Rosa Rosaghetti in the Red Anemones Garden at Rougemont Castle.
Acrylic on Baltic birch plywood
91,4 x 121,9 cm
Nathan Carter’s exuberant paintings continue a theme of playfully mixing abstract and organic shapes to create fantastical botanical compositions, named for flowers and recalling their distinct shapes. Painted in acrylic enamel, the works focus on flowers in the process of blossoming. Thus, among the tightly intertwined forms reminiscent of leaves and vines, are also stamen and stigma, evoking the complex reproductive apparatus of plants. The intersexual botanical beings are curious proliferations, spiky prideful panorama, petals, stamen and ovule tentatively intertwining and coupling in a self-stimulating dance. Emphasizing the phantasmagorical element of these constructions, they can also include hearts or a row of rainbow spikes, or, as Carter calls them: “visible deadly warnings to all away supporters and dream killers."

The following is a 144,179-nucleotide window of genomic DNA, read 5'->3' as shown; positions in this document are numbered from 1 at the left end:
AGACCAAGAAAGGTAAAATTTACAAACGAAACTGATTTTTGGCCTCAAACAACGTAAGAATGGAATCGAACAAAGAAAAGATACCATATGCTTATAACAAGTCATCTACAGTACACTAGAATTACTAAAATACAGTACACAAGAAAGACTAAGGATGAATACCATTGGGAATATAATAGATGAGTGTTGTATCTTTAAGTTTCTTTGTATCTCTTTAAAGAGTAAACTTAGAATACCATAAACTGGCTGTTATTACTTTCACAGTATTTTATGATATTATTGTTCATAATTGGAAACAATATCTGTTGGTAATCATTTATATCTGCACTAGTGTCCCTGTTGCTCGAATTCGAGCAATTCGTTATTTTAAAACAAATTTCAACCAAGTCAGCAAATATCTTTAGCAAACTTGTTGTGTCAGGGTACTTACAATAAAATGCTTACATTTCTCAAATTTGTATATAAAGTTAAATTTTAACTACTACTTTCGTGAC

The titles of this series of works contain both scientific and common or fictional references to plants, paired with names or emotive qualifiers.